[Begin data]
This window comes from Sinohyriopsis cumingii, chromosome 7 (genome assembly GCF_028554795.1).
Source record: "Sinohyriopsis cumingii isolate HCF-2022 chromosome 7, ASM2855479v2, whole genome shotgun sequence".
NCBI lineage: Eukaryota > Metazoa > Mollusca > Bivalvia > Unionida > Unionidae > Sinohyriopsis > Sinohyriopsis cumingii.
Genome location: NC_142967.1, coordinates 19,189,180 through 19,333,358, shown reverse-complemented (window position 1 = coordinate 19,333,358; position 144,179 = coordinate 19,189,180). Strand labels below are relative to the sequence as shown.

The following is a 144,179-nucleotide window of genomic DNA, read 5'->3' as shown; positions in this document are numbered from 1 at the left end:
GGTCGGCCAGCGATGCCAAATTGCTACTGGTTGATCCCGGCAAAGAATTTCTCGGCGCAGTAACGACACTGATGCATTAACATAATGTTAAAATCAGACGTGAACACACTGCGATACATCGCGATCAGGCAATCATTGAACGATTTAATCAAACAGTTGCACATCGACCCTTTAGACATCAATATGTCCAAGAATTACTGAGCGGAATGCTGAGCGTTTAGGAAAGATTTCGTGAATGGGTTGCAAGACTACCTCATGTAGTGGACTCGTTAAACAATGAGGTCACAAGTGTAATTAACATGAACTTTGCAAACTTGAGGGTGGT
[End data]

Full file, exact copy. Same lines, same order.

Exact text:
This window comes from Sinohyriopsis cumingii, chromosome 7 (genome assembly GCF_028554795.1).
Source record: "Sinohyriopsis cumingii isolate HCF-2022 chromosome 7, ASM2855479v2, whole genome shotgun sequence".
NCBI lineage: Eukaryota > Metazoa > Mollusca > Bivalvia > Unionida > Unionidae > Sinohyriopsis > Sinohyriopsis cumingii.
Genome location: NC_142967.1, coordinates 19,189,180 through 19,333,358, shown reverse-complemented (window position 1 = coordinate 19,333,358; position 144,179 = coordinate 19,189,180). Strand labels below are relative to the sequence as shown.

The following is a 144,179-nucleotide window of genomic DNA, read 5'->3' as shown; positions in this document are numbered from 1 at the left end:
GGTCGGCCAGCGATGCCAAATTGCTACTGGTTGATCCCGGCAAAGAATTTCTCGGCGCAGTAACGACACTGATGCATTAACATAATGTTAAAATCAGACGTGAACACACTGCGATACATCGCGATCAGGCAATCATTGAACGATTTAATCAAACAGTTGCACATCGACCCTTTAGACATCAATATGTCCAAGAATTACTGAGCGGAATGCTGAGCGTTTAGGAAAGATTTCGTGAATGGGTTGCAAGACTACCTCATGTAGTGGACTCGTTAAACAATGAGGTCACAAGTGTAATTAACATGAACTTTGCAAACTTGAGGGTGGT